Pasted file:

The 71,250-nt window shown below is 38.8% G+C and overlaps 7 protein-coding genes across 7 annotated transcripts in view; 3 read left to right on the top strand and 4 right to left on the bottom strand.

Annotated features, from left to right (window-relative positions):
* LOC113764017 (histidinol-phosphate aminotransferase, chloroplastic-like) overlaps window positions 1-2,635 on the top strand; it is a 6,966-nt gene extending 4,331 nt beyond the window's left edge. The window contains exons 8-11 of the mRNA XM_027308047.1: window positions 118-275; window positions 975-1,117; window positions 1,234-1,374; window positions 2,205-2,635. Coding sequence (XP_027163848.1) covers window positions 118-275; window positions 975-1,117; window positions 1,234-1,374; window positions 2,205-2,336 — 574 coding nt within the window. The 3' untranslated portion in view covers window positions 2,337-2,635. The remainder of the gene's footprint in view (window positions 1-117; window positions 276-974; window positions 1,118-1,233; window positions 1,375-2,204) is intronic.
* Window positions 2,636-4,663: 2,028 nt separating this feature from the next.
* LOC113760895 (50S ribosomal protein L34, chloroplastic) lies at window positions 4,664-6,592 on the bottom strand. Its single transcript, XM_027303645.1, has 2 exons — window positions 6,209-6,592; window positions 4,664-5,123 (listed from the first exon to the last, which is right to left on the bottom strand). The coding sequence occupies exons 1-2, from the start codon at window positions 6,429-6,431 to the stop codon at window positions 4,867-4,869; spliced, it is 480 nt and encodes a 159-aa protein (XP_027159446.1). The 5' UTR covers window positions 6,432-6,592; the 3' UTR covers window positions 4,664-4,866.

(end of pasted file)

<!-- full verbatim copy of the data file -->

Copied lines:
The 71,250-nt window shown below is 38.8% G+C and overlaps 7 protein-coding genes across 7 annotated transcripts in view; 3 read left to right on the top strand and 4 right to left on the bottom strand.

Annotated features, from left to right (window-relative positions):
* LOC113764017 (histidinol-phosphate aminotransferase, chloroplastic-like) overlaps window positions 1-2,635 on the top strand; it is a 6,966-nt gene extending 4,331 nt beyond the window's left edge. The window contains exons 8-11 of the mRNA XM_027308047.1: window positions 118-275; window positions 975-1,117; window positions 1,234-1,374; window positions 2,205-2,635. Coding sequence (XP_027163848.1) covers window positions 118-275; window positions 975-1,117; window positions 1,234-1,374; window positions 2,205-2,336 — 574 coding nt within the window. The 3' untranslated portion in view covers window positions 2,337-2,635. The remainder of the gene's footprint in view (window positions 1-117; window positions 276-974; window positions 1,118-1,233; window positions 1,375-2,204) is intronic.
* Window positions 2,636-4,663: 2,028 nt separating this feature from the next.
* LOC113760895 (50S ribosomal protein L34, chloroplastic) lies at window positions 4,664-6,592 on the bottom strand. Its single transcript, XM_027303645.1, has 2 exons — window positions 6,209-6,592; window positions 4,664-5,123 (listed from the first exon to the last, which is right to left on the bottom strand). The coding sequence occupies exons 1-2, from the start codon at window positions 6,429-6,431 to the stop codon at window positions 4,867-4,869; spliced, it is 480 nt and encodes a 159-aa protein (XP_027159446.1). The 5' UTR covers window positions 6,432-6,592; the 3' UTR covers window positions 4,664-4,866.